The Small Business Exemption Under the Families First Coronavirus Relief Act

By April 16, 2020 April 16th, 2021 Coronavirus, Labor and Employment


When the Families First Coronavirus Response Act (FFCRA) was passed, it contained a provision allowing the Secretary of Labor to issue regulations providing an exemption from the Act’s paid leave requirements for businesses with fewer than 50 employees.  On April 6, the USDOL published a temporary rule regarding Paid Leave Under the Families First Coronavirus Response Act containing such a small business exemption.  Section 826.40(b) of the temporary rule describes the small business exemption issued pursuant to the Secretary’s regulatory authority to exempt small private businesses from having to provide an employee with paid sick leave under the Emergency Paid Sick Leave Act (EPSLA) and expanded family and medical leave under the Emergency Family and Medical Leave Expansion Act (EFMLEA).

While the exemption may be helpful to some businesses, the FFCRA exemption for a “small businesses” – defined as employers with fewer than 50 employees – is quite narrow and only applies to one aspect of the emergency paid sick leave and expanded family and medical leave benefit requirements.

Under the temporary rule, a small business is exempt from the paid sick leave and expanded family and medical leave requirements of the FFCRA only (a) if the leave is requested because the employee’s child’s school or place of care is closed, or child care provider is unavailable due to COVID-19 related reasons; and (b) if providing that employee the requested leave would jeopardize the viability of the employer’s business as a going concern.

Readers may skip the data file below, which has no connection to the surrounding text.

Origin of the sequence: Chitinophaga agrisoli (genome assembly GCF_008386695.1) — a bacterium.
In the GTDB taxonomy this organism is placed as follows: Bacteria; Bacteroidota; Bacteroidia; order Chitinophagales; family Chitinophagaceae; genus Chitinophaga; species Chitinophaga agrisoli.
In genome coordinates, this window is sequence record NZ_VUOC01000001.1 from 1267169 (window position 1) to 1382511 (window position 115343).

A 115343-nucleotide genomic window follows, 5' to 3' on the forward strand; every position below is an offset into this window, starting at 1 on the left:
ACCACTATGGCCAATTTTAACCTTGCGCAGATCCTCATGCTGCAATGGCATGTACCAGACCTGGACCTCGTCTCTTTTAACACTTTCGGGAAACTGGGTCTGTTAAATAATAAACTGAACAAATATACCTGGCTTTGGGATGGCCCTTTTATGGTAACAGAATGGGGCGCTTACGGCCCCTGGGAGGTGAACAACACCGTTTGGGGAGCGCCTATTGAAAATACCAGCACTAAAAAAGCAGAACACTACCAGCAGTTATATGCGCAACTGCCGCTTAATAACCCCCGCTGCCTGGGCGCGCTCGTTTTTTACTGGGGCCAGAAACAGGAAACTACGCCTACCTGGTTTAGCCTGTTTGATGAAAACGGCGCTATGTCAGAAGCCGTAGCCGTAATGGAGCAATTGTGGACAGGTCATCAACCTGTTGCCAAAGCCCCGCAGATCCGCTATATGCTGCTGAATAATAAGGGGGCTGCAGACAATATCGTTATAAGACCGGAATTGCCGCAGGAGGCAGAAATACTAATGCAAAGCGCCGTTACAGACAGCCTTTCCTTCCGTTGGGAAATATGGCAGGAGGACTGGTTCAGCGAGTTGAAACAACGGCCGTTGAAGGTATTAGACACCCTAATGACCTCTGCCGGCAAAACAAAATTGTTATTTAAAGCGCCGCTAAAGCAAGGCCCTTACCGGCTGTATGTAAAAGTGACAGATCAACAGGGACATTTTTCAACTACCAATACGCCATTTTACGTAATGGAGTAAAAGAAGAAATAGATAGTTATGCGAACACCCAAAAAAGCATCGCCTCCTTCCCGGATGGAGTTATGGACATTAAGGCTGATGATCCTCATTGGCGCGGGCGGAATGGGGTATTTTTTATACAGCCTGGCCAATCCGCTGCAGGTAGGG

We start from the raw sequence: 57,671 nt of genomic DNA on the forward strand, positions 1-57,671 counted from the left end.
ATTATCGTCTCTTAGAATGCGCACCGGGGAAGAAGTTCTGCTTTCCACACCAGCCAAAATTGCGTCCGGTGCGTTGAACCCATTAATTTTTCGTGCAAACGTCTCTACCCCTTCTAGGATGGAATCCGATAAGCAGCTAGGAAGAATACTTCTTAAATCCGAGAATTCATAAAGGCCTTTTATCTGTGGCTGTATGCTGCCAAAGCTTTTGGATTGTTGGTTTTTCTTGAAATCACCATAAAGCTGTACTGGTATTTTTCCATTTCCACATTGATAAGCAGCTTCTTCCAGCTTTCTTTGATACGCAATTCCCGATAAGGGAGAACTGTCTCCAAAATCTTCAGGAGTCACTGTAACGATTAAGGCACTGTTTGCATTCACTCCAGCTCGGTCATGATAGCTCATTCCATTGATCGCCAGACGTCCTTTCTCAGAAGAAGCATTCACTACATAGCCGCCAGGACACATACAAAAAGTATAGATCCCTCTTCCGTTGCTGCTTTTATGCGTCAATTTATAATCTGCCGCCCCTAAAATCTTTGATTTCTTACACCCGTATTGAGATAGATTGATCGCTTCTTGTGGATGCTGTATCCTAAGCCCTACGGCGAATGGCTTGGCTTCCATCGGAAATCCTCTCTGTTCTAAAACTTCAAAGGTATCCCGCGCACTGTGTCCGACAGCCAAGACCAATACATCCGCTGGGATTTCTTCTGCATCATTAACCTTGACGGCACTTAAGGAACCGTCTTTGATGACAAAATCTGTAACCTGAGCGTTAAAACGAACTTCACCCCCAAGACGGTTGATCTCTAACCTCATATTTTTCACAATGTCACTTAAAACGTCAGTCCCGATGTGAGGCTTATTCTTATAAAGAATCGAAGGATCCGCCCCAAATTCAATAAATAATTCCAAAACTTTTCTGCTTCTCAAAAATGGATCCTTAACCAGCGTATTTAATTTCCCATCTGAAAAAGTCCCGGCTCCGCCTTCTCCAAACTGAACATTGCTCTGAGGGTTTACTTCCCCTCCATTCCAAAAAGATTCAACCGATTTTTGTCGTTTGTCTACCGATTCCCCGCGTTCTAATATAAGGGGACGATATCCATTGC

A small employer can verify the first part of the test directly by confirming with the employee the specific reason for the requested leave.  If it is because of a school or daycare closure or unavailability of a child care provider, the first prong would be satisfied.  The second part of the test requires that an authorized officer of the business determine and document that at least one of the following three conditions is satisfied:

  • Providing the leave would result in the business’s expenses and financial obligations exceeding available business revenues and cause the business to cease operating at a minimal capacity;
  • The absence of the employee(s) requesting leave would entail a substantial risk to the financial health or operational capabilities of the business because of that employee’s specialized skills, knowledge of the business, or responsibilities; or
  • There are not sufficient qualified, willing, and able workers who will be available at the time and place needed to perform the labor or services provided by the employee(s) requesting such leave, and those labor or services are needed for the business to operate at a minimal capacity.

The small business employer may make the exemption election directly.  The temporary rule does not require the employer to send any documentation supporting the exemption to the USDOL (and, in fact, states that employers should not do so), but the temporary rule does require that those employers electing the small business exemption must document that a determination has been made under the exemption criteria stated above.  The employer is required to retain the supporting documentation and records in its files (presumably in the case of challenge or audit).

While an employer that satisfies the small business exemption criteria described above is not required to provide paid sick leave or expanded family and medical leave due to employee absence as a result of school or daycare closures or child care unavailability for COVID-19 related reasons, the exemption does not excuse the employer from providing other paid leave benefits under the EPSLA for other COVID-19 related reasons.  A small business must still provide up to 80 hours of emergency paid sick leave where the employee cannot work or telework because the employee:

  • Has been diagnosed with COVID-19 or advised by a health care professional to self-quarantine;
  • Is experiencing Coronavirus symptoms and is seeking a medical diagnosis;
  • Is caring for an individual who has been required to quarantine; or
  • Is subject to a government mandated quarantine or isolation order related to COVID–19.

If you have questions, please email Bill Sheils.  Alternatively, Bill can be reached directly at (207) 400-8113.